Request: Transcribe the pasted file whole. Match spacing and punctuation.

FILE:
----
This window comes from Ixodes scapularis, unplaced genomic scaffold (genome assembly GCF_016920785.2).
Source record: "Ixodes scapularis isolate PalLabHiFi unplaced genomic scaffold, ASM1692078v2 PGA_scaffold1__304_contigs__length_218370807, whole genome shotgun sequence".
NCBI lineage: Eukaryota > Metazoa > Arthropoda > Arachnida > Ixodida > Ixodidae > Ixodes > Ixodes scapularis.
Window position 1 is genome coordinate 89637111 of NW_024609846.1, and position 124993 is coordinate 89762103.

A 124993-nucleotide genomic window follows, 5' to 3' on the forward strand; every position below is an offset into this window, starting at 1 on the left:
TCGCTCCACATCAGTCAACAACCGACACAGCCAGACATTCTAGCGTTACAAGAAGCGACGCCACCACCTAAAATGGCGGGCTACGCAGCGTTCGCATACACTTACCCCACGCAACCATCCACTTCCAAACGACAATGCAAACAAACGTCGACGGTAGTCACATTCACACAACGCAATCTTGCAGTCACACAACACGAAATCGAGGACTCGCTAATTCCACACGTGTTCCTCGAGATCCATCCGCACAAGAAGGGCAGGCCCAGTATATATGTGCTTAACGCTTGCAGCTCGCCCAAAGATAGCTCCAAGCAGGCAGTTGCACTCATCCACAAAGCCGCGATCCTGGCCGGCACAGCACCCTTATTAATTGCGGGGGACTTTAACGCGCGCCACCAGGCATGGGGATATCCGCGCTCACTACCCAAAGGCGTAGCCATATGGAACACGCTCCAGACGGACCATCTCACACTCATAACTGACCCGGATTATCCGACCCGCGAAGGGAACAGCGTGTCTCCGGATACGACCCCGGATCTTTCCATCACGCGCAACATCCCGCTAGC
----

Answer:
This window comes from Ixodes scapularis, unplaced genomic scaffold (genome assembly GCF_016920785.2).
Source record: "Ixodes scapularis isolate PalLabHiFi unplaced genomic scaffold, ASM1692078v2 PGA_scaffold1__304_contigs__length_218370807, whole genome shotgun sequence".
NCBI lineage: Eukaryota > Metazoa > Arthropoda > Arachnida > Ixodida > Ixodidae > Ixodes > Ixodes scapularis.
Window position 1 is genome coordinate 89637111 of NW_024609846.1, and position 124993 is coordinate 89762103.

A 124993-nucleotide genomic window follows, 5' to 3' on the forward strand; every position below is an offset into this window, starting at 1 on the left:
TCGCTCCACATCAGTCAACAACCGACACAGCCAGACATTCTAGCGTTACAAGAAGCGACGCCACCACCTAAAATGGCGGGCTACGCAGCGTTCGCATACACTTACCCCACGCAACCATCCACTTCCAAACGACAATGCAAACAAACGTCGACGGTAGTCACATTCACACAACGCAATCTTGCAGTCACACAACACGAAATCGAGGACTCGCTAATTCCACACGTGTTCCTCGAGATCCATCCGCACAAGAAGGGCAGGCCCAGTATATATGTGCTTAACGCTTGCAGCTCGCCCAAAGATAGCTCCAAGCAGGCAGTTGCACTCATCCACAAAGCCGCGATCCTGGCCGGCACAGCACCCTTATTAATTGCGGGGGACTTTAACGCGCGCCACCAGGCATGGGGATATCCGCGCTCACTACCCAAAGGCGTAGCCATATGGAACACGCTCCAGACGGACCATCTCACACTCATAACTGACCCGGATTATCCGACCCGCGAAGGGAACAGCGTGTCTCCGGATACGACCCCGGATCTTTCCATCACGCGCAACATCCCGCTAGC